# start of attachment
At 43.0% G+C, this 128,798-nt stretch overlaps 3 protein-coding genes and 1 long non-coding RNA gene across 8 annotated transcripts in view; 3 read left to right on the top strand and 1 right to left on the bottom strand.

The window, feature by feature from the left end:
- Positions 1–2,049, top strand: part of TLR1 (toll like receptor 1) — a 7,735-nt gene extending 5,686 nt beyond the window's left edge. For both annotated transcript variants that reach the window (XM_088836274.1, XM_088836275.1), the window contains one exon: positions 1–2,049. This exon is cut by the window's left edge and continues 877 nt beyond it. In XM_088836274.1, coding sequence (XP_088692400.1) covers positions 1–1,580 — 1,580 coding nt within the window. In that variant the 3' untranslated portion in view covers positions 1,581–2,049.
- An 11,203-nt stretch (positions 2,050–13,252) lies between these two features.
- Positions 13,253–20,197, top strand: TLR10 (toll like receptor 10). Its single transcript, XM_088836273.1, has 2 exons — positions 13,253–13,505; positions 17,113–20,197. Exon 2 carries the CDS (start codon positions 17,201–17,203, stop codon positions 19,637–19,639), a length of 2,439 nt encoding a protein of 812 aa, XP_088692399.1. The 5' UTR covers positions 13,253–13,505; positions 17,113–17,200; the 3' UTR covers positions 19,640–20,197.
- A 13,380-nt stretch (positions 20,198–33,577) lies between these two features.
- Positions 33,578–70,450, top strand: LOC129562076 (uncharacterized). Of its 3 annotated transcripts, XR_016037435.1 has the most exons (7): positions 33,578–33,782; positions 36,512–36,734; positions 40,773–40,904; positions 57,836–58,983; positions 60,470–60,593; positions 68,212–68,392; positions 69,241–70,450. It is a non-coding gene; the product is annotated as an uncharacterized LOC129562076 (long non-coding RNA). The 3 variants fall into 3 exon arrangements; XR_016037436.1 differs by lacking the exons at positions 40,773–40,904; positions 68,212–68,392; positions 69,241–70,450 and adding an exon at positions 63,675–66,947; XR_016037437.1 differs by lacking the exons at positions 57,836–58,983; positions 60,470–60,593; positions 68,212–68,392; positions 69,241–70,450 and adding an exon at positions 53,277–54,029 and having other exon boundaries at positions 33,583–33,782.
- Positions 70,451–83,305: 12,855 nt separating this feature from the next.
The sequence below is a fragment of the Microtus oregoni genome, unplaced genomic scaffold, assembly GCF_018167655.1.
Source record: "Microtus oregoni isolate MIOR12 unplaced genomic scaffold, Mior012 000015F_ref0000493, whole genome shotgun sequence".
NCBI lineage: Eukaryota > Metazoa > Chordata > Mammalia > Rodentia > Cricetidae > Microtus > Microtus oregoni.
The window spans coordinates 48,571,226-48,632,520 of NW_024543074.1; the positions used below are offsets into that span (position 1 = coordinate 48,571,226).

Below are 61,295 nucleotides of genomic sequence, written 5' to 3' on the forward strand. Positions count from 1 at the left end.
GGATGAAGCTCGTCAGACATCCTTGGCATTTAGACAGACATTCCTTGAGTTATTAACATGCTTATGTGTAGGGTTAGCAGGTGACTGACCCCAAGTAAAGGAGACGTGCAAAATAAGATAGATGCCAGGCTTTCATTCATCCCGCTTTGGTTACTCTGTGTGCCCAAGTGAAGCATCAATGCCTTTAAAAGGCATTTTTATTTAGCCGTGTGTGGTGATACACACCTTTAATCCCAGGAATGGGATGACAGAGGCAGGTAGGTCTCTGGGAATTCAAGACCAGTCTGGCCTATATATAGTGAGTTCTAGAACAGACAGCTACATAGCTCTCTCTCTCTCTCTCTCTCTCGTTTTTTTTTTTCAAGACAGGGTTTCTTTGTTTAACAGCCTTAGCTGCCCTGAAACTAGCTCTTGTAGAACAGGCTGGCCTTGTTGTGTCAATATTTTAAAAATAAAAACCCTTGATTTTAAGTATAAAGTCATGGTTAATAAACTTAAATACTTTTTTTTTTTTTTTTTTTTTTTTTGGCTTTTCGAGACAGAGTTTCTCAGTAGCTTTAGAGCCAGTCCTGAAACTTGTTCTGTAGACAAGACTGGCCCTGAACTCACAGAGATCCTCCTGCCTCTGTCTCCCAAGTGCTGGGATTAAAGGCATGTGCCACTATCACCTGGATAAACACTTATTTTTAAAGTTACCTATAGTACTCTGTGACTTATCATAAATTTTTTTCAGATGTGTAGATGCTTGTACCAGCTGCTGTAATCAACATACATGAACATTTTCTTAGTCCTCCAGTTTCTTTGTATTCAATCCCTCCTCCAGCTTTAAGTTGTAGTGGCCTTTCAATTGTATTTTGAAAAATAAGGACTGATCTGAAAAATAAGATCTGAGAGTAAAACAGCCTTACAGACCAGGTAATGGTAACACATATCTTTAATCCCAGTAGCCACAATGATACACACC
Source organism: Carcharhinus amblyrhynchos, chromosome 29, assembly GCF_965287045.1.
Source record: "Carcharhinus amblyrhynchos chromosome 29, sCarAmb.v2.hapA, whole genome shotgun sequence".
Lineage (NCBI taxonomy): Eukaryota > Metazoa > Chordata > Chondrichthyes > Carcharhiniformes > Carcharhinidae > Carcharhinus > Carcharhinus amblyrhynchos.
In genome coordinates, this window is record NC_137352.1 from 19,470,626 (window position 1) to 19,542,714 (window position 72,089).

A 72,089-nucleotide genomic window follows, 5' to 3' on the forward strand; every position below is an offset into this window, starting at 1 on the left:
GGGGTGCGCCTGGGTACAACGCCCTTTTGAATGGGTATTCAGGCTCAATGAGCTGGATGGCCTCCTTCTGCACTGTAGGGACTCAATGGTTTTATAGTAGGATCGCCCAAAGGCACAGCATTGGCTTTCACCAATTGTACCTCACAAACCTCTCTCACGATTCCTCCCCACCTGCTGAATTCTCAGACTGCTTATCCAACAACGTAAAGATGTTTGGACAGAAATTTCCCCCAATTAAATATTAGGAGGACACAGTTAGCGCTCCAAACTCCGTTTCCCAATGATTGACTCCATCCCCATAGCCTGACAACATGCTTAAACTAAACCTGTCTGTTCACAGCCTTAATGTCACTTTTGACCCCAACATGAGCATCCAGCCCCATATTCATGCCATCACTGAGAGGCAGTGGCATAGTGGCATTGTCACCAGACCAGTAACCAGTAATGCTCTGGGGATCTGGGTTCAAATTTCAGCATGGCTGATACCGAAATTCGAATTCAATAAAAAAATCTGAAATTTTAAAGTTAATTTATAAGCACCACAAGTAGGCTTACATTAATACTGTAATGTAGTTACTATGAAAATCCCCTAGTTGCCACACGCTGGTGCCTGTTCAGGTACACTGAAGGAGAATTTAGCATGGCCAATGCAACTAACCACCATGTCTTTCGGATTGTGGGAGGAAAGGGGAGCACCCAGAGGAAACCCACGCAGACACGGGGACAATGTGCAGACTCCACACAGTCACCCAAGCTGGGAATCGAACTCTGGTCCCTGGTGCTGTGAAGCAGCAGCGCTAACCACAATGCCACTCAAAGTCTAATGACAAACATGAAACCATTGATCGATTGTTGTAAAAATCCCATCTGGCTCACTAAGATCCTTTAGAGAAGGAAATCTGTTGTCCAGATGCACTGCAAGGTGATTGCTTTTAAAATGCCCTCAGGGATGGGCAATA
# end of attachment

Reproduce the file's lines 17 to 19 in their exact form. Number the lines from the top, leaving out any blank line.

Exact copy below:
Lineage (NCBI taxonomy): Eukaryota > Metazoa > Chordata > Chondrichthyes > Carcharhiniformes > Carcharhinidae > Carcharhinus > Carcharhinus amblyrhynchos.
In genome coordinates, this window is record NC_137352.1 from 19,470,626 (window position 1) to 19,542,714 (window position 72,089).

A 72,089-nucleotide genomic window follows, 5' to 3' on the forward strand; every position below is an offset into this window, starting at 1 on the left: